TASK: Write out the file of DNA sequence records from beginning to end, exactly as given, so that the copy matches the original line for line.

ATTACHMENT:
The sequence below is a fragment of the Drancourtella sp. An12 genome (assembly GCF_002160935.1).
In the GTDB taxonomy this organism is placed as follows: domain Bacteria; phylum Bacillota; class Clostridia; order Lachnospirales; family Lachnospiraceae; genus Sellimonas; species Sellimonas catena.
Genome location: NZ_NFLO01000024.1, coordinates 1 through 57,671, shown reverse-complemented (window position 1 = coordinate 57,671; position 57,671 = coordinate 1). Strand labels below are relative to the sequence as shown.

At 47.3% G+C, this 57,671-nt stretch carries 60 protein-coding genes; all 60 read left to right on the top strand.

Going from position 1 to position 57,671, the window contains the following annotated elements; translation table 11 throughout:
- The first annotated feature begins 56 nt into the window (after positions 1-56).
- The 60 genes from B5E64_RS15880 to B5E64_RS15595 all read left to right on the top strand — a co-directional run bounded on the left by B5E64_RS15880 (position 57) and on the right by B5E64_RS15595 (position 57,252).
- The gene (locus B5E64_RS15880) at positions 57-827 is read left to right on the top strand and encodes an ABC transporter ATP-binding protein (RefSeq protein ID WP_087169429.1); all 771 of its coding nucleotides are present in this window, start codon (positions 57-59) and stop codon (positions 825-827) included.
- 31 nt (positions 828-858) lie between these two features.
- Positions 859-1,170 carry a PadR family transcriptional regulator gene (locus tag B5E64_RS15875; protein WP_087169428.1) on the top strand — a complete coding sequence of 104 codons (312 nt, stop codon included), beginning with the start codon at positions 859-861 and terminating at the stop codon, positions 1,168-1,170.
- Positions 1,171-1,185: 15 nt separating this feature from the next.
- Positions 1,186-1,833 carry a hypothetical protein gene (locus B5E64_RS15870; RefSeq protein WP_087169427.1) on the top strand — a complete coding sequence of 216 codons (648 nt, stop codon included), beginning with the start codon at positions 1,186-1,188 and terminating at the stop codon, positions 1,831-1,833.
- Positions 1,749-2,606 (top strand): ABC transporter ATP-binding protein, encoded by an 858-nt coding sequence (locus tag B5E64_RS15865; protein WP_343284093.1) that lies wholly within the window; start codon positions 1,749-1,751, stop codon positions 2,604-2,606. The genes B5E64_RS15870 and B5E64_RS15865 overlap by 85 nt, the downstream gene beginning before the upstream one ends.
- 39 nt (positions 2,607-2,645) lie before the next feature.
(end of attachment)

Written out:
The sequence below is a fragment of the Drancourtella sp. An12 genome (assembly GCF_002160935.1).
In the GTDB taxonomy this organism is placed as follows: domain Bacteria; phylum Bacillota; class Clostridia; order Lachnospirales; family Lachnospiraceae; genus Sellimonas; species Sellimonas catena.
Genome location: NZ_NFLO01000024.1, coordinates 1 through 57,671, shown reverse-complemented (window position 1 = coordinate 57,671; position 57,671 = coordinate 1). Strand labels below are relative to the sequence as shown.

At 47.3% G+C, this 57,671-nt stretch carries 60 protein-coding genes; all 60 read left to right on the top strand.

Going from position 1 to position 57,671, the window contains the following annotated elements; translation table 11 throughout:
- The first annotated feature begins 56 nt into the window (after positions 1-56).
- The 60 genes from B5E64_RS15880 to B5E64_RS15595 all read left to right on the top strand — a co-directional run bounded on the left by B5E64_RS15880 (position 57) and on the right by B5E64_RS15595 (position 57,252).
- The gene (locus B5E64_RS15880) at positions 57-827 is read left to right on the top strand and encodes an ABC transporter ATP-binding protein (RefSeq protein ID WP_087169429.1); all 771 of its coding nucleotides are present in this window, start codon (positions 57-59) and stop codon (positions 825-827) included.
- 31 nt (positions 828-858) lie between these two features.
- Positions 859-1,170 carry a PadR family transcriptional regulator gene (locus tag B5E64_RS15875; protein WP_087169428.1) on the top strand — a complete coding sequence of 104 codons (312 nt, stop codon included), beginning with the start codon at positions 859-861 and terminating at the stop codon, positions 1,168-1,170.
- Positions 1,171-1,185: 15 nt separating this feature from the next.
- Positions 1,186-1,833 carry a hypothetical protein gene (locus B5E64_RS15870; RefSeq protein WP_087169427.1) on the top strand — a complete coding sequence of 216 codons (648 nt, stop codon included), beginning with the start codon at positions 1,186-1,188 and terminating at the stop codon, positions 1,831-1,833.
- Positions 1,749-2,606 (top strand): ABC transporter ATP-binding protein, encoded by an 858-nt coding sequence (locus tag B5E64_RS15865; protein WP_343284093.1) that lies wholly within the window; start codon positions 1,749-1,751, stop codon positions 2,604-2,606. The genes B5E64_RS15870 and B5E64_RS15865 overlap by 85 nt, the downstream gene beginning before the upstream one ends.
- 39 nt (positions 2,607-2,645) lie before the next feature.